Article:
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In new year message, Sikka, Premji talk of challenges ahead

By Ayan Pramanik and Raghu Krishnan
January 03, 2017 11:08 IST
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Automation, digitisation bigger disruptors than Trump, note ban: Sikka.

Succeed to improve the world, Azim Premji asks staffers.

Infosys chief executive Vishal Sikka has cautioned that the tidal wave of automation and technology-fuelled transformation could make the traditional information technology services obsolete, and  asked employees to shift their behaviour to adopt to shifts in technology. 

“The mountains ahead are tall ones. There is no other way but to get there and go... if we don’t, we will be made obsolete by the tidal wave of automation and technology-fuelled transformation that is almost upon us,” Sikka, the first non-founder chief executive, wrote in a New Year letter to employees. 

Sikka, whose letter had the subject: ‘Answers are blowing in the wind,’ cautioned that most of the work done by firms such as Infosys can already be done with artificial intelligence (AI) systems.
 
“Our path forward is very clear -- we need to harness the dual forces of automation and innovation. We must embrace automation to become more productive in the work that we do and with the resulting capacity, focus our attention upwards towards innovation, both for ourselves and our clients. The foundation for all of this is our culture, our values and especially our infrastructure for life-long learning,” he said. 

Infosys, among the earliest advocates of embracing automation and use of AI to deliver services, has seen the company struggling to shift the company from focusing on the declining traditional services business, which generates four of five dollars currently, to new areas such as digital.

While clients are spending more money on newer areas, contracts have now become smaller and require consulting at customer locations -- unlike the traditional business where long-term multi-million contracts were bagged by Infosys and rivals TCS and Wipro. 

“We will not survive if we remain in the constricted space of doing as we are told, depending solely on cost-arbitrage, and working as reactive problem-solvers,” Sikka said.

“Often, teams deliver only what is told without going beyond the given scope and with a lackadaisical attitude towards greater value creation. This can no longer be the case.” 

Analysts are keenly watching Infosys results, expected on January 13, when the company is likely to throw light on business impact due to technology shifts and change in policies from US president-elect Donald Trump, who ran his campaign against offshoring jobs.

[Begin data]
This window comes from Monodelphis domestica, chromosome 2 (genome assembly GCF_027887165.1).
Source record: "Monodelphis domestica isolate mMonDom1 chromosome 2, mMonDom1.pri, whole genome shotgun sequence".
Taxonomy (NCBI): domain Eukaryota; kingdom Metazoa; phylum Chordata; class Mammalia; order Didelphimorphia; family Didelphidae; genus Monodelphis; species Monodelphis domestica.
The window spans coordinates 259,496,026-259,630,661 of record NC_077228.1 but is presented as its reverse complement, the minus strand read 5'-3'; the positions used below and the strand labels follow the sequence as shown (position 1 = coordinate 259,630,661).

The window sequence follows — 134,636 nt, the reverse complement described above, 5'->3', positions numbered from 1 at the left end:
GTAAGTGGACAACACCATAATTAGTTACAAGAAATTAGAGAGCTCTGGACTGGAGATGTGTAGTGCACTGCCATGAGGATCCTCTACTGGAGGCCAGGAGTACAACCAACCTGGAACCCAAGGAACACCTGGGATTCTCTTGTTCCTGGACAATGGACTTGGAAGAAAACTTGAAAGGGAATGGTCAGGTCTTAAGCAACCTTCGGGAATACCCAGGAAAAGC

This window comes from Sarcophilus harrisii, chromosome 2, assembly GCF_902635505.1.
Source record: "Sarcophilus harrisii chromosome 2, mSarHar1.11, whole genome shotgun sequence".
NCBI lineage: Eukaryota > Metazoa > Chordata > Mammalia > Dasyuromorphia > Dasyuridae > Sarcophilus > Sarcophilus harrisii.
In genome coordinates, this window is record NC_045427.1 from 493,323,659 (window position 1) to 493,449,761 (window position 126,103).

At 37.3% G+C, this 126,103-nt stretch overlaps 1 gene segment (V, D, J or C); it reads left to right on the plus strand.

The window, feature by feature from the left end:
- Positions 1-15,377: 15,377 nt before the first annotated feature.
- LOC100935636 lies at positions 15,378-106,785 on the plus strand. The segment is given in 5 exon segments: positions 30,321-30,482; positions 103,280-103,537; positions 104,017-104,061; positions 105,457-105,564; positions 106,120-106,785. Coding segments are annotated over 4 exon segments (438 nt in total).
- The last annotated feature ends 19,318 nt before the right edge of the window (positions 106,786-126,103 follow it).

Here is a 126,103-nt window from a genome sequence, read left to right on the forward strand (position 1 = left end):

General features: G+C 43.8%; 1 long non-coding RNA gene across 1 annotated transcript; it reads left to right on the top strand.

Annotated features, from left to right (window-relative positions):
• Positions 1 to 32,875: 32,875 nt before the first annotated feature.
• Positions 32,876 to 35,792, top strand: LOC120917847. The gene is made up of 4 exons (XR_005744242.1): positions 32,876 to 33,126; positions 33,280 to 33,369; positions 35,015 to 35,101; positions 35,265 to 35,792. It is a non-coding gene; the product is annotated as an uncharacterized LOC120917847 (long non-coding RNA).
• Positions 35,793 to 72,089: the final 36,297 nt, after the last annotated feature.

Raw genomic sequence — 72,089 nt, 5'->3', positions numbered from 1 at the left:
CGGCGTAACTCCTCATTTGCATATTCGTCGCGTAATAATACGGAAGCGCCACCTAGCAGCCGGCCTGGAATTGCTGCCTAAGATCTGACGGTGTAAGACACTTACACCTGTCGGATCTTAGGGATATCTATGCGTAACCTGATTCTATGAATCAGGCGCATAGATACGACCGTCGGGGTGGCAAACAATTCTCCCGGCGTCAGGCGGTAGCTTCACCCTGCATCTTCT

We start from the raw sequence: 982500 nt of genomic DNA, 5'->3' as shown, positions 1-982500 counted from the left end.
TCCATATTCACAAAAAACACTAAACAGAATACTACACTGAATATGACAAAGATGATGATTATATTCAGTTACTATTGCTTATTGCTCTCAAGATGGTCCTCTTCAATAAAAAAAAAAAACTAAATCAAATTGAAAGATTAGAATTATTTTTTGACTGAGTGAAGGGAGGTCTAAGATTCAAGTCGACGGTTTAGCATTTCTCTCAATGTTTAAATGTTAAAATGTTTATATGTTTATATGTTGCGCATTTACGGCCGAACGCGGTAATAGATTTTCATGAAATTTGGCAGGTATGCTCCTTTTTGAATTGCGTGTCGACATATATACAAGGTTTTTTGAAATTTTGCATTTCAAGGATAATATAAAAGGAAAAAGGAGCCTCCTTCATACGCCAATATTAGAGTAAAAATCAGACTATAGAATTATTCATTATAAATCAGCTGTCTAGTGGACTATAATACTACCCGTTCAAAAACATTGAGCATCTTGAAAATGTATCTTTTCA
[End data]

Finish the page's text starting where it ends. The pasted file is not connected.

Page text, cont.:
Sikka alluded to Trump as well as the demonetisation effort by Prime Minister Narendra Modi, but said the biggest impact would be due to technology disruption. 

“Brexit, the American presidential election, demonetisation, cyber security, the refugee and terrorism situation were the events that seriously changed the way we viewed the world, but perhaps the biggest disruption is the one that has been proceeding irreversibly and unstoppably in our times is the accelerating force of technology and digitisation,” he said. 


Find common ground to deal with challenges: Premji

Wipro chairman Azim Premji has called on employees to stick to the company’s core values and finding common ground to deal with the business challenges ahead.

The company’s success, he said, enabled the making of a difference to some of the most disadvantaged people. “This is because almost 40 per cent of Wipro is owned by a philanthropic trust, completely focused on trying to contribute to developing a better world, including helping children like the girl I met in Sirohi,” Premji, 71, wrote in his New Year letter.

At the helm of Wipro for a little over five decades, he has donated half his wealth to philanthropy, and works with several state governments to improve the quality of education.  Premji University also trains teachers and scholars who look at social work as a career and to focus on improving education and governance.
 
The Wipro chairman recollected his experience with children in Rajasthan in the letter, saying a 11-year-old girl asked him: “What was it that I (Premji) have done that makes me feel really happy and fulfilled?” 

“It is not as though this question has not been asked of me before. But, that moment and the question was suffused with the child’s genuine curiosity and pure heart, and so became a moment of great clarity and insight for me. The greatest fulfilment is in knowing that the work we are doing at the Foundation has some role in shaping confident, thinking, caring and ethical human beings like her,” he wrote.

Premji highlighted concerns such as political shifts globally, an unfolding environmental crisis and forces that want to shape the world into a place of exclusion, conflict and suspicion, that cannot be ignored.

“Once we start addressing these issues head-on, rather than ignoring them, I am confident we will continue to make progress. It’s not that only people in public life can play a part. Each of us in our own roles can make a difference, and we as a company can make a substantial difference,” went his letter.

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Ayan Pramanik and Raghu Krishnan
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